This isn’t a very visually appealing game, and things could have looked a lot nicer than what we have here. When my free Solitaire games on my laptop are prettier, you know there’s a problem.

Graphics Rating: Poor

3. Sound

There’s not a lot here for sound either. You have a generic background track that is neither annoying nor memorable. It just kind of sits there and it fades into the background while you play the game. I forgot it was even playing most of the time.

Then there are the sound effects. These can be really annoying, whether they are positive or negative noises. It’s just really bad squawking or MIDI blips. The game is actually better when you mute it. I’m not sure why they added sound effects to a card game, but there you go.

Sound Rating: Poor

4. Control and Gameplay

Your controls are pretty cut and dry. You move to a card you want to pick up and move and hold down the A button. Then you move your Wiimote to your desired location and let go. Repeat until game is won or lost. The end. You would think this would be pretty simple to do, but surprisingly the gameplay isn’t flawless. There will be quite a few times when you click on a card and it doesn’t move, or when you move it to the new spot, it doesn’t take and it moves back to its original place. This can be pretty annoying and it appears Digital Leisure knew that this was an issue with the game as there is an autoplay feature. This will move cards for you to keep you from missing points or matches. Of course, this makes me wonder what’s the point of playing this as it takes a lot of the actual PLAYING THE GAME out of the title, but it’ll probably be a lot of help to younger gamers or people that somehow have never played Solitaire before.

All and all, it’s simple and easy to play. Just like any other Solitaire title.

Control and Gameplay Rating: Good

5. Replayability

Although Solitaire games are simple, you can get a lot of replay out of them. Just ask all those people that play it on their computer at work instead of doing their jobs! With five different versions of Solitaire in this game, you have five times the lack of productivity. Of course, you actually have to turn your Wii on and then load the WiiWare title in order to play it, so it won’t distract you from that report or spreadsheet you need to finish.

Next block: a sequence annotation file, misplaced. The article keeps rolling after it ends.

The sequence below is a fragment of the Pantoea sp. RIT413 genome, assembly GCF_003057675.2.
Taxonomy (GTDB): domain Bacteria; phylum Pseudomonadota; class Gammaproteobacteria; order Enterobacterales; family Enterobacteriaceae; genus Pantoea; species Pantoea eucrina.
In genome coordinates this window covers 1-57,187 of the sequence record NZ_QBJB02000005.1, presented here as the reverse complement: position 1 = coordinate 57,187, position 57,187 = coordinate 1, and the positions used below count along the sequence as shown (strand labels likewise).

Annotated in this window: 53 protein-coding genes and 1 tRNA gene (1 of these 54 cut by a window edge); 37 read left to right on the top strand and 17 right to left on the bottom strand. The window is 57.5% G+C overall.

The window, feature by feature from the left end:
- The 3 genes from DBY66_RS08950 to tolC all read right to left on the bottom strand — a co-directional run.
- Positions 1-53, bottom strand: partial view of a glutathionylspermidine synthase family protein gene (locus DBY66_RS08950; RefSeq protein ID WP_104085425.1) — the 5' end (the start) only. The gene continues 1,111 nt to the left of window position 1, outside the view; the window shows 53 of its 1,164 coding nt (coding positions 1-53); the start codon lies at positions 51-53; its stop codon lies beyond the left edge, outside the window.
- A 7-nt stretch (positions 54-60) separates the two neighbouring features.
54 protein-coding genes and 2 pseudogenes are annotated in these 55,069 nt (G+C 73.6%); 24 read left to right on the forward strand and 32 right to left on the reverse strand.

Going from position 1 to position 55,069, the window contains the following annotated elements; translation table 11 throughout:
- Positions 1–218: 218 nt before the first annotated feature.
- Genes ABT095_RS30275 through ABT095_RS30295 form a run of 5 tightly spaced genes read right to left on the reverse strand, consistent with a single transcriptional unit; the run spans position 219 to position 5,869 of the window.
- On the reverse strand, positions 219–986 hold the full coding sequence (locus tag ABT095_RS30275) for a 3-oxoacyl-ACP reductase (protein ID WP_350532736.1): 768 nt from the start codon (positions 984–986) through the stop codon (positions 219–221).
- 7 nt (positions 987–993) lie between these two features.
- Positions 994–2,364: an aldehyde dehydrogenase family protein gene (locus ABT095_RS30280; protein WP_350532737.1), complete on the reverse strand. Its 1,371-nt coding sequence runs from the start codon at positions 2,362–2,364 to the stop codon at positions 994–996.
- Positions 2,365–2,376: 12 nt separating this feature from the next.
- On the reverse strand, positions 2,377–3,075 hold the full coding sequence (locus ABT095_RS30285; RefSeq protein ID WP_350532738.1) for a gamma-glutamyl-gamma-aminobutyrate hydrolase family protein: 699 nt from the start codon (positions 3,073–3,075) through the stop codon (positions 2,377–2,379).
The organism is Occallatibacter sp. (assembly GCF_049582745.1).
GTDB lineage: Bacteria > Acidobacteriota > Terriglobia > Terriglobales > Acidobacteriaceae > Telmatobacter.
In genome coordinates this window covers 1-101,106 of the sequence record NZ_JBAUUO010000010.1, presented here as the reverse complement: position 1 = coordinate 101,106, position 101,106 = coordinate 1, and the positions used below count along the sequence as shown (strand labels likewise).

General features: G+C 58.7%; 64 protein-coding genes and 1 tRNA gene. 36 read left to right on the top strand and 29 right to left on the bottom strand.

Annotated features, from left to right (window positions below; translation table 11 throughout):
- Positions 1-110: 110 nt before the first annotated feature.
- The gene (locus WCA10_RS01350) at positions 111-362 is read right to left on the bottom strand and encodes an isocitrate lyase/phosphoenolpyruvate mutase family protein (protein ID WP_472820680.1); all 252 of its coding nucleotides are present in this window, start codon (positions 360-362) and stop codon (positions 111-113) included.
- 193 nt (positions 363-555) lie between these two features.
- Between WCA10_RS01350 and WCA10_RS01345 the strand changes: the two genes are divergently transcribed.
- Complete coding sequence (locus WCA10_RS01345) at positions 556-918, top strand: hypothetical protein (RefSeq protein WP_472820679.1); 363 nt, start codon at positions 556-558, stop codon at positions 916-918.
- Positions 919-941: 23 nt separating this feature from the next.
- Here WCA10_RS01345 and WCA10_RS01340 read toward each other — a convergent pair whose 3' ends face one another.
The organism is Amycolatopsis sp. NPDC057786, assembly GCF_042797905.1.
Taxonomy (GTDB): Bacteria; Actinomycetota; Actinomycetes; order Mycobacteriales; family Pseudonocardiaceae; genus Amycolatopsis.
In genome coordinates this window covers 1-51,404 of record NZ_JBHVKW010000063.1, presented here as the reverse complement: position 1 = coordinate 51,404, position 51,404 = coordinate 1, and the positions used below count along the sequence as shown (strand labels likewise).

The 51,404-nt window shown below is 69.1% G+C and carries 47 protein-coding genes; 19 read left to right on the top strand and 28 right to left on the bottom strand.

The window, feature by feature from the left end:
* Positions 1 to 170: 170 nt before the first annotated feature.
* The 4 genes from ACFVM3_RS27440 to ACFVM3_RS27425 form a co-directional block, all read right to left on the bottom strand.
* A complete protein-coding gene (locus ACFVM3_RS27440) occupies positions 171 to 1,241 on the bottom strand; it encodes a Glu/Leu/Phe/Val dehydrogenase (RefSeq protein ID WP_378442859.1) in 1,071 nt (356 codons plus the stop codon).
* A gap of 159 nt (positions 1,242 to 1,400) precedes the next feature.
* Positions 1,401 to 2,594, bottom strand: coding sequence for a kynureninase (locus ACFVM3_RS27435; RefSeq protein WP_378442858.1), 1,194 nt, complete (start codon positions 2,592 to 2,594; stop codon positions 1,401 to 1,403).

Each game plays quite differently, each time you play it’s a different experience, and there’s a reason tens of millions of people playing this game on a regular basis.

Replayability Rating: Classic

6. Balance

Solitaire, no matter the version, is a game of chance. You can’t really control how the cards fall and sometimes, no matter how clever you are, this is what leads to your defeat rather than a mis-move on your part. It’s like Mahjong in that often you are trying to see how close you can get to winning rather than winning itself.

There’s not a lot you can do to truly improve at these types of games save for card counting, and with versions like Spider Solitaire, even that can’t help you. No, these are games of chance that rely on your wits and eyes more than any true degree of skill, and that’s half the fun. The game does give you a few scoring and playing options, such as one or three card draw for Klondike or a timed version of each game. Hey, at least it’s something, right?

Balance Rating: Good

7. Originality

There’s already a ton of card game titles for the Wii, and for game consoles in general. Everyone with a computer or a video game system has a Solitaire game already, if not other versions like FreeCell or Spider. More people have probably played electronic Solitaire than Super Mario Bros., and there’s nothing this game does that stands out form the many versions already out there. It’s simply a carbon copy you are paying for rather than getting for free.

Originality Rating: Worthless